In terms of creativity, it can often be in the context of collaboration and convening of ideas and thoughts.   Reflection brings with it the ability to consider the journey to date, the challenges, and aspirations they have experienced or hold, and horizon scan the future to set future goals and higher ambitions still.

Soft skills for established careers

When considering individuals more established, or within the later chapters of their career, there is the constant demand for change, that relies on a commitment to maintaining and enhancing soft skills. 

This may be in the form of mentoring ability, that passes on experience and approaches to work, to those less experienced.  Equally, individuals at this stage of their career need to keep an open mind and a listening ear, to understand other perspectives and approaches that may challenge or consolidate their thoughts and approach to work, diversifying and evolving their thoughts and actions.

The pace of change is rapid.  Sustaining and expanding ones’ soft skills, forms a toolkit that protects employability and nurtures new opportunities.

Investing in soft skills

In essence, soft skills need investment:  Investment at the start to form independent learning skills and create the leap-pad into employment; the investment to fuel aspiration, aim higher and ignite prospects; and the investment made to the next generation, by passing on and sharing of experiences, values, ideas, and perspectives.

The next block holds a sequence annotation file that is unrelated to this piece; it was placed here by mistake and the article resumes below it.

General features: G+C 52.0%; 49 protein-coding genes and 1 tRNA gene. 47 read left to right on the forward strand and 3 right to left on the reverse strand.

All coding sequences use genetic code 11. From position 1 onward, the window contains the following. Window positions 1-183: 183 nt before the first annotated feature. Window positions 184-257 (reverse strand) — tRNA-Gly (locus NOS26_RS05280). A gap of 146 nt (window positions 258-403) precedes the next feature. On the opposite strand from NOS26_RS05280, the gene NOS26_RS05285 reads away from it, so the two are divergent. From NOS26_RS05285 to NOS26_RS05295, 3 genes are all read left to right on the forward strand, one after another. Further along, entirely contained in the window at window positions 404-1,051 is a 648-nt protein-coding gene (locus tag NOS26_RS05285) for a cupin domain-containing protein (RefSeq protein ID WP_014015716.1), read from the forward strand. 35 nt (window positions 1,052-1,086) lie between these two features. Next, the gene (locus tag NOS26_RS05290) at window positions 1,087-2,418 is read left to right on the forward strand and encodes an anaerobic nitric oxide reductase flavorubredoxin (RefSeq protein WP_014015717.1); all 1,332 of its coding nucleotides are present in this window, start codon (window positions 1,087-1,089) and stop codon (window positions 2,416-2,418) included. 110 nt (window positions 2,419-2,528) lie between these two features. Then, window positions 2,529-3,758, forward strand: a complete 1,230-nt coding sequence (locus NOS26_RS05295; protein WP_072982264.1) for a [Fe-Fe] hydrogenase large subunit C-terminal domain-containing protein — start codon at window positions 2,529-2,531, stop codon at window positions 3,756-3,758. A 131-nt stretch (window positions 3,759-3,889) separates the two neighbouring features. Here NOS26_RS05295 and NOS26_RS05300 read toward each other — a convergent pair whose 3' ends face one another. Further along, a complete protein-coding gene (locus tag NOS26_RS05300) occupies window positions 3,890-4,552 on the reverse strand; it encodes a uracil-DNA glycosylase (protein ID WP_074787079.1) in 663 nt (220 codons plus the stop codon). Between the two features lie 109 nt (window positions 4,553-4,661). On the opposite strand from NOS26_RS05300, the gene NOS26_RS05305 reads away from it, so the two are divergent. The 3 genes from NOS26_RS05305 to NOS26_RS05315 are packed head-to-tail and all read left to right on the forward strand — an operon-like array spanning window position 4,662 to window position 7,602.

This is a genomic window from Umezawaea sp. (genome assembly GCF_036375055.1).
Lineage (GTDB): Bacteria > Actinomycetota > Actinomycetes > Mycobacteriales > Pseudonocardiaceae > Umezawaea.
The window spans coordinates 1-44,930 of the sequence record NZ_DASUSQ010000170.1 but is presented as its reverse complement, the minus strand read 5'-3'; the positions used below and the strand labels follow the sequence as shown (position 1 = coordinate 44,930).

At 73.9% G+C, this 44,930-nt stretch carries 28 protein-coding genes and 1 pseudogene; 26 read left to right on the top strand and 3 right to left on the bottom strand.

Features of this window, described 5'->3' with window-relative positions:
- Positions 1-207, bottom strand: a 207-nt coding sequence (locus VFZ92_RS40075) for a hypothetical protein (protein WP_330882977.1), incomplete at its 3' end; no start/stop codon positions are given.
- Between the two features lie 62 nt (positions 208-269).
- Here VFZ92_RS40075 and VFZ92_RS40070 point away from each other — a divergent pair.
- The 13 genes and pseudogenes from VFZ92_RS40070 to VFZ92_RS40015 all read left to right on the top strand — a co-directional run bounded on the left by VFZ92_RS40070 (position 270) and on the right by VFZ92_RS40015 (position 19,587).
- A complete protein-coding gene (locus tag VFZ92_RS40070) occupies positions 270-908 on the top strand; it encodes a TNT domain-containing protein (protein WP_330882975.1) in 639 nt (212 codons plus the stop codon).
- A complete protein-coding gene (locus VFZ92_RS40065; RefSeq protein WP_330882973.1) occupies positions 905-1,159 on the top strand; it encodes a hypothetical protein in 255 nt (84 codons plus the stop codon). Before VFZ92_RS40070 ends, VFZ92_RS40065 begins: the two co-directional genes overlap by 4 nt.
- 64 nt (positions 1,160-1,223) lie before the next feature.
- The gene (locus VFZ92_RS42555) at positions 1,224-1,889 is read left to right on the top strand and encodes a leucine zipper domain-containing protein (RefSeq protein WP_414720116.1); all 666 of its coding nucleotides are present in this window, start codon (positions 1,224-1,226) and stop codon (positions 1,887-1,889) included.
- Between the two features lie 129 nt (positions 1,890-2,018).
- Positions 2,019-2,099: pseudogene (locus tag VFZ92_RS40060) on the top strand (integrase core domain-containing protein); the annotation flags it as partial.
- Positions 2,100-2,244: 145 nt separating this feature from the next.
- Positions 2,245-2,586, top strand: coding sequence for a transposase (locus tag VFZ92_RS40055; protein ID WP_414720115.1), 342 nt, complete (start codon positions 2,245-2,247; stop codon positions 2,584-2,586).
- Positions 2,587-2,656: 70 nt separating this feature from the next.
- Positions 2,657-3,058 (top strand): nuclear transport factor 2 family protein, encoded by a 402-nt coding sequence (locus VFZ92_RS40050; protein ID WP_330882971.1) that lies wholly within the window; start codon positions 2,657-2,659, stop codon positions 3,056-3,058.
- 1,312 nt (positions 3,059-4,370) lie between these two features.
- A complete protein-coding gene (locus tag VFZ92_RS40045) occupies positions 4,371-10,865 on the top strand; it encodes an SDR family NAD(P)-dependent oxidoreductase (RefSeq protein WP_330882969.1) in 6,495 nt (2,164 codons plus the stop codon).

Soft skills can help individuals focus their intent and aspire for more.  Soft skills truly are the employment enabler.

By Tom Cheek, PG Dip ODE (Open), MSET, Written on behalf of IgniteQuals

IgniteQuals primary goal is to re-define quality purpose-led Vocational Qualifications that are designed to meet the specific needs of learners who wish to take an alternative route to reach their potential. By pursuing an IgniteQuals qualification, learners will feel empowered and will go onto push boundaries within their chosen pathway – be it employment or higher education, so that they are able to live prosperous lives.

Tom has worked in technical and vocational education for over 20 years, in roles including: assessing; quality assurance; curriculum management; qualification design, technology enhanced learning; and policy. The experience has been gained through employment within the FE Sector, Private Training Providers, and Awarding & Professional Bodies.